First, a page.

pastorjohnb

Thoughts and musings on faith and our mighty God!


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Present

Reading: Psalm 139: 13-18

Verse Eighteen: “When I awake, I am still with you”.

Each of us are unique creations of God’s mighty hand. We are all “fearfully and wonderfully made”. Each of our days are ordained or blessed by God. Sounds pretty wonderful, doesn’t it?!

The Psalm gives us a feeling of being intimately known by God. On our good days this does feel like a blessing. To know and to feel like God is present is reassuring and comforting. But on our days when we wrestle with the things of this world and when we sin, that presence can feel a little uncomfortable. When we stumble because our flesh is weak, it is disconcerting to know that God is present for those moments too. Yes, God is right there then too.

And then there are those times when life happens – when there is a cancer diagnosis or when someone dear passes or when our job suddenly comes to and end or… We are not the cause and we are not caught up in sin or evil, but these days come too. And in the midst of all this, God too remains present. Sometimes God even enlists helpers. Friends drop by with a meal or just to visit. The church seems to become a little closer too as people check in on you. Phone calls and texts and cards arrive from folks you forgot you knew. God’s love and care comes in many ways. The Holy Spirit even joins in, reminding us of those passages that we need to hear again. We think, along with the psalmist, “How prescious to me are your thoughts, O God”!

In our days of faithful obedience, in our days of rebellion, and in our days of trial and suffering, our one constant is God’s presence. God brings us hope and strength and reassurance and comfort and … God has been present since we were knit together and God will ever be present to us – in this life and in the life to come. Each and every day we can offer up this praise: “When I awake, I am still with you”. Thanks be to God for always being present! Amen.


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Caught Up in Conflict

Reading: Exodus 17: 5-7

Verses 5 and 6: Walk on ahead of the people… I will stand there before you.

At times we have all experienced flaps and disagreements in our churches.  Generally speaking these conflicts are not over large theological issues.  These issues, for the most part, have been hashed out and settled as the different denominations have formed and defined themselves.  Today the conflicts tend to center around personal preferences and choices.  But some of the conflicts center around important and path-altering issues or decisions.  Such is the conflict Moses faces today, at least on the surface.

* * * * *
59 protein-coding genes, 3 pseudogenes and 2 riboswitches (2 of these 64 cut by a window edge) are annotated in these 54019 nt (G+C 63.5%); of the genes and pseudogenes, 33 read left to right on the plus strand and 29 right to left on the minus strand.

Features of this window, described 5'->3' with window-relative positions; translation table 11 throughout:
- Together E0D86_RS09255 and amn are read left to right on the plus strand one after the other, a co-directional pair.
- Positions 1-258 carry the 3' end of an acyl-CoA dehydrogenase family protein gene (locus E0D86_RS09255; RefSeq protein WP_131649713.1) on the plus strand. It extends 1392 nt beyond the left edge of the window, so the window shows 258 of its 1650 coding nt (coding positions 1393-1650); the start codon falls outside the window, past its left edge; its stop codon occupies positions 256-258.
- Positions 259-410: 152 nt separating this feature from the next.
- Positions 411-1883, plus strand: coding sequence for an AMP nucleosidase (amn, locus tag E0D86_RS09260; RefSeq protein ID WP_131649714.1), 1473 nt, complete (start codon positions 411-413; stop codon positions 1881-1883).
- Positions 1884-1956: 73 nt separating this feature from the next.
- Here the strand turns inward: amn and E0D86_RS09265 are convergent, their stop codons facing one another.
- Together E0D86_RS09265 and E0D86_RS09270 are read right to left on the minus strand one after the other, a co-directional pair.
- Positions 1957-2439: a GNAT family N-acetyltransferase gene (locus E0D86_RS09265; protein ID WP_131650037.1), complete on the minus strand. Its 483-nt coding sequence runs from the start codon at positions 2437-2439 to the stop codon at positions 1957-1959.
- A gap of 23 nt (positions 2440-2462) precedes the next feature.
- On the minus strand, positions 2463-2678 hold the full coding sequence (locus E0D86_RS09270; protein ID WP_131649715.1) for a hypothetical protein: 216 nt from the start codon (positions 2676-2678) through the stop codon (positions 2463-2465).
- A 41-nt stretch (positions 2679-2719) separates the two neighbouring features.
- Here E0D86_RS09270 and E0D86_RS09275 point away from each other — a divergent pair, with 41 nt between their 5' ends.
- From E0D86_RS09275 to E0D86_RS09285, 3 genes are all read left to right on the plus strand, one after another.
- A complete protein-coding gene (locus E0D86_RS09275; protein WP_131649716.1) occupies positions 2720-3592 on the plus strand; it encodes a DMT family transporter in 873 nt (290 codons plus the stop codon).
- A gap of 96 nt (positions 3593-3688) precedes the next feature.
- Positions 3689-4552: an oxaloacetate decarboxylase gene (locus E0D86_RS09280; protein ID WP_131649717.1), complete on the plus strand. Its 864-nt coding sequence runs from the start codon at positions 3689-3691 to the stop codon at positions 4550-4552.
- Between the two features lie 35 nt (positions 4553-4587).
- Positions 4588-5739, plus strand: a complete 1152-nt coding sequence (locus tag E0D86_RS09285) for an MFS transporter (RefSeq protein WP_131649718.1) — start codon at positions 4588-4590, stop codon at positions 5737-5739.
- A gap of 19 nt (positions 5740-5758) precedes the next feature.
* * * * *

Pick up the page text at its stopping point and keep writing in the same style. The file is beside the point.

The central issue is the lack of water for the people and the livestock.  Water is an essential of life so it is a need, not a want or a personal preference.  But the issue is brought forth with much grumbling and a bit of complaining.  It is not an open and honest conversation.  Couched within the need is a questioning of both Moses’ leadership and God’s care for the people.  Conflict often has multiple layers to it.

Moses has some options on how he could handle the situation.  At first one can read some frustration into his words with God.  Moses could go to the grumblers and react back out of his emotional hurt.  But this does no good so he instead seeks out the one who can give him a little guidance and some empathy.  Moses turns to God and God gives him guidance, directions, and reassurance.  God instructs Moses to “walk on ahead of the people”.  He is instructed to take some elders along – wise and trusted leaders, not the grumblers.  ‘Gather some support around you’ is what God is saying here.  God then says, “I will stand there before you”.  God will be there with Moses.  Then strike the rock and water will pour out.  God will meet the need and He will be present for Moses, bringing him reassurance as God reinforces Moses’ leadership role.